The Washington Post's Bob Costa reports this morning that President Trump left the White House "in a fury" on Friday, "fuming about [Jeff] Sessions's recusal and telling aides that [the Attorney General] shouldn't have recused himself" on a story he thought was "bull."
Why this matters: To understand Trump's psychology you need to grasp that the worst sin in Trumpland is to back down. The staff who've been with Trump the longest have internalized that fact. Their first instincts in any controversy are to deny and attack. Aides who don't get Trump enrage him by being too willing to back down. In Trump's mind, an inch of retreat — even if the facts seemingly demand an apology — is unforgivable.
Behind-the-scenes: Late Thursday afternoon, at the peak of the Sessions' media storm, Trump's top communications staff, including Press Secretary Sean Spicer, huddled in the White House office of Sarah Sanders. Several hours later Trump issued his statement about Sessions' recusal. Mostly, it's Trump giving a full-throated defense of his friend. The only bit that doesn't sound like Trump is when he says of Sessions: "He could have stated his response more accurately..."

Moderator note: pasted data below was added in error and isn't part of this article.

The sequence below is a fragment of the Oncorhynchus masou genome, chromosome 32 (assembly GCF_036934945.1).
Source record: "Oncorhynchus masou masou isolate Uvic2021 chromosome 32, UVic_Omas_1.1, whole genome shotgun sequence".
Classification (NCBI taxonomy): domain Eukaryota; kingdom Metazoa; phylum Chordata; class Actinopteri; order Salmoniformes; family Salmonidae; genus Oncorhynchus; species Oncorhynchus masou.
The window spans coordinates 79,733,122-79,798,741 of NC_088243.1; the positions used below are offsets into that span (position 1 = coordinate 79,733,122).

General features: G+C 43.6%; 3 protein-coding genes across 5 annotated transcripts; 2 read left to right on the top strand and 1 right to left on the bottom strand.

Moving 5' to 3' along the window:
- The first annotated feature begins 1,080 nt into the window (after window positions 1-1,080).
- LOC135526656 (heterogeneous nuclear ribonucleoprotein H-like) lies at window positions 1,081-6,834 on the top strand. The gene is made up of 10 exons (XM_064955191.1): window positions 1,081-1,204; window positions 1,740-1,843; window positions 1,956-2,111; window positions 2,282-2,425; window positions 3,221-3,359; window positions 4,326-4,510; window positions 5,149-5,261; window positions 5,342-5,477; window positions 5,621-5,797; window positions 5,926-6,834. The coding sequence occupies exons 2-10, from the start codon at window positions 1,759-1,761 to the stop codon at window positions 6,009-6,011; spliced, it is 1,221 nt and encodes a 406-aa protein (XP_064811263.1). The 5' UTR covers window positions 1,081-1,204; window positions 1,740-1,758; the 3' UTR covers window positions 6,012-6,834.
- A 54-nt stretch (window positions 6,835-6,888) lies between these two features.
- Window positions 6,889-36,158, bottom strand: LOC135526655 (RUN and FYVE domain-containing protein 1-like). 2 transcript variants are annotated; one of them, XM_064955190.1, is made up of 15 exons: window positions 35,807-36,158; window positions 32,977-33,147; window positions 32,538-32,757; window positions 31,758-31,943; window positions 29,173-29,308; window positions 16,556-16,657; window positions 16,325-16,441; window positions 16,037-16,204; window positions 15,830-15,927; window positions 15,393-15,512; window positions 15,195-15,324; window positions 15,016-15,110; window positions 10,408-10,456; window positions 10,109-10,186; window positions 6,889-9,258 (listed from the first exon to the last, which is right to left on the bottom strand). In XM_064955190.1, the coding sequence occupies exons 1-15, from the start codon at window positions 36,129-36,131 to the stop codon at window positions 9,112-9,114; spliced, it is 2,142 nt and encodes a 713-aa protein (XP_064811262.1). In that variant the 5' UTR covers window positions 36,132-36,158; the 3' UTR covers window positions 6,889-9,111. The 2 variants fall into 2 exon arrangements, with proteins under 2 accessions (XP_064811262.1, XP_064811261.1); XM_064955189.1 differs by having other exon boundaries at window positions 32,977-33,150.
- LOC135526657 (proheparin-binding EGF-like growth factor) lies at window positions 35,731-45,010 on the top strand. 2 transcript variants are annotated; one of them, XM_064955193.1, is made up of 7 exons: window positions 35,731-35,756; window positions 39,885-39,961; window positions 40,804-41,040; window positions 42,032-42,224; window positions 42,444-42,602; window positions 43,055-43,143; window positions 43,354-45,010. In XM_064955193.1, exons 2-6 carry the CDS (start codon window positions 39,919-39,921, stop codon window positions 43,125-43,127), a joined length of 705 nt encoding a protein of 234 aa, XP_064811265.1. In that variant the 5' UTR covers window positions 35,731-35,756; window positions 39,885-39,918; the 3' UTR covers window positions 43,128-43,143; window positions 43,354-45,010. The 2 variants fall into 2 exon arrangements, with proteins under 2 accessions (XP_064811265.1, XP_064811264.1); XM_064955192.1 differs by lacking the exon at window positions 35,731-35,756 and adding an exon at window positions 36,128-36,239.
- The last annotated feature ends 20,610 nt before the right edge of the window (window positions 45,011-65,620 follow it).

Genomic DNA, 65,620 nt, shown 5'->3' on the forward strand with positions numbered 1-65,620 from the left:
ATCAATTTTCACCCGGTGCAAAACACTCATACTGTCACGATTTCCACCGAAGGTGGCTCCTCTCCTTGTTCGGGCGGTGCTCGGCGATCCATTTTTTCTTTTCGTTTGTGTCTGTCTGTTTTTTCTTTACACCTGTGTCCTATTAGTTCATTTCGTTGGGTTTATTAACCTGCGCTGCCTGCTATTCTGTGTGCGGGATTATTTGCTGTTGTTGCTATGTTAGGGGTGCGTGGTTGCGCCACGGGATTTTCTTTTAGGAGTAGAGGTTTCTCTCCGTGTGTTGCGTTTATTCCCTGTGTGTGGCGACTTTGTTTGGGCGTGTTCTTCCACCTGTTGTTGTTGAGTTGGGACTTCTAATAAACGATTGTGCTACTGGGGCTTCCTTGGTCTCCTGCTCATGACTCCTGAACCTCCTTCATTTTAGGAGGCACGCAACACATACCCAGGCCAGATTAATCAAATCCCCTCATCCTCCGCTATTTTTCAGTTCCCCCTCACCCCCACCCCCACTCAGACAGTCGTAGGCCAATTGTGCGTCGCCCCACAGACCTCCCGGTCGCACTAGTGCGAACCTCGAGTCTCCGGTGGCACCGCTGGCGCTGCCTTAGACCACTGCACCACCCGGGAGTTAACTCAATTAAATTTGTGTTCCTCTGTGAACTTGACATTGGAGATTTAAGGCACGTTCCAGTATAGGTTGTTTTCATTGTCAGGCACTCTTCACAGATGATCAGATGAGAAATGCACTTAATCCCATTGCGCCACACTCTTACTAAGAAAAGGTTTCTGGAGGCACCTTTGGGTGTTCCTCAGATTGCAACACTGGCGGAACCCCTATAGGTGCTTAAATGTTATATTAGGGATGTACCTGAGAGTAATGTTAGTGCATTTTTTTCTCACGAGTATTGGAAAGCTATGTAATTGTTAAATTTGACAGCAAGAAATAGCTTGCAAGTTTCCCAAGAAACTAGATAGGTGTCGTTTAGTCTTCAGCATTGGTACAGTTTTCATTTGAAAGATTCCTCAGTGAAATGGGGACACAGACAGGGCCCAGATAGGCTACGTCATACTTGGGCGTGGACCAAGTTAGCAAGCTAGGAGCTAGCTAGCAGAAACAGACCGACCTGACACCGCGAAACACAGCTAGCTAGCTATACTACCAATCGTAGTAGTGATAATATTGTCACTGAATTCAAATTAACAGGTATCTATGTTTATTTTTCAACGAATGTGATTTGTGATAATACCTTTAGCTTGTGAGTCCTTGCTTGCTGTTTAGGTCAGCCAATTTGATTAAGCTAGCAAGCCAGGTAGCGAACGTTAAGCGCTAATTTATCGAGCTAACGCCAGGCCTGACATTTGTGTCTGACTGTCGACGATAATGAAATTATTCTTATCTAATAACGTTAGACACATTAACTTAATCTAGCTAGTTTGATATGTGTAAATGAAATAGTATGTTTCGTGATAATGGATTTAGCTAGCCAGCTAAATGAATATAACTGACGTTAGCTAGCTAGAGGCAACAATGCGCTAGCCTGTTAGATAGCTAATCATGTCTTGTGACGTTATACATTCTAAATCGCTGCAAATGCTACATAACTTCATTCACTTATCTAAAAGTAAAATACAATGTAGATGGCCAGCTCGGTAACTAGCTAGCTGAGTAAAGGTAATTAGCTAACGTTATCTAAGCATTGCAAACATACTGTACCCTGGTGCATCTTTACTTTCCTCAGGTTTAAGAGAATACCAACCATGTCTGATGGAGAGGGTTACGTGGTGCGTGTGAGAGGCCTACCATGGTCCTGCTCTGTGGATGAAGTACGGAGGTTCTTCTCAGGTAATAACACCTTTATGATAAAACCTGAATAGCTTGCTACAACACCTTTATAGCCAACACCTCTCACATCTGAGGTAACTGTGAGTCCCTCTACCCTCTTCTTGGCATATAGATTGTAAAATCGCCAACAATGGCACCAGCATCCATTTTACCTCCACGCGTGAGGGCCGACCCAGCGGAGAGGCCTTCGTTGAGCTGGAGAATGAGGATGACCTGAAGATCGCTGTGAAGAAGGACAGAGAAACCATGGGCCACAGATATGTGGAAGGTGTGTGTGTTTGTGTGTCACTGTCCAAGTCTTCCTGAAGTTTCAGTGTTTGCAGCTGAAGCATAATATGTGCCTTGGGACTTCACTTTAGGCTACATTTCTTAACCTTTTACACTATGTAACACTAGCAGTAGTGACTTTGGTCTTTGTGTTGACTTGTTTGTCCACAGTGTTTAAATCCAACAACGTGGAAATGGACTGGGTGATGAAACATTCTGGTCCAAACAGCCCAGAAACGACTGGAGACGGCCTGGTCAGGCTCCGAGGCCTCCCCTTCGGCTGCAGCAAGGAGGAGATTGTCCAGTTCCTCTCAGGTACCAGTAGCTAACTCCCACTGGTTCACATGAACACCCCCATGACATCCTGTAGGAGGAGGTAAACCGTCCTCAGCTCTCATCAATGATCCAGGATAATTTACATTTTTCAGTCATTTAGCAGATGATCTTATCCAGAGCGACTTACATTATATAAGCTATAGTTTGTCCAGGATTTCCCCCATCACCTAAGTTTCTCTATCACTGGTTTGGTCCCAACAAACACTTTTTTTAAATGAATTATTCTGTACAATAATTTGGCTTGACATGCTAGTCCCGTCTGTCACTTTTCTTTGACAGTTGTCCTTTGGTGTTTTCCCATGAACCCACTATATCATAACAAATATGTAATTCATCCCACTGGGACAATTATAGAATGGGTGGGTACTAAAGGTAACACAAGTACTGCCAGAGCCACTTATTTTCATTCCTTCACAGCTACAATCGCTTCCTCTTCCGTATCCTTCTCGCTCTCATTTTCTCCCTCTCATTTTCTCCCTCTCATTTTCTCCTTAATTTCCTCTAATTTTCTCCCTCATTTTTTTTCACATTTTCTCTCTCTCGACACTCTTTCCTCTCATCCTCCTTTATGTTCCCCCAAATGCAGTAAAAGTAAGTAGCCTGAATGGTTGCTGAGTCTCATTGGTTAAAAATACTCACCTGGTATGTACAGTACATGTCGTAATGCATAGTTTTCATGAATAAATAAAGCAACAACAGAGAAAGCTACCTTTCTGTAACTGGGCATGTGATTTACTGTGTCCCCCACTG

Don't expect too many lines like that in the future.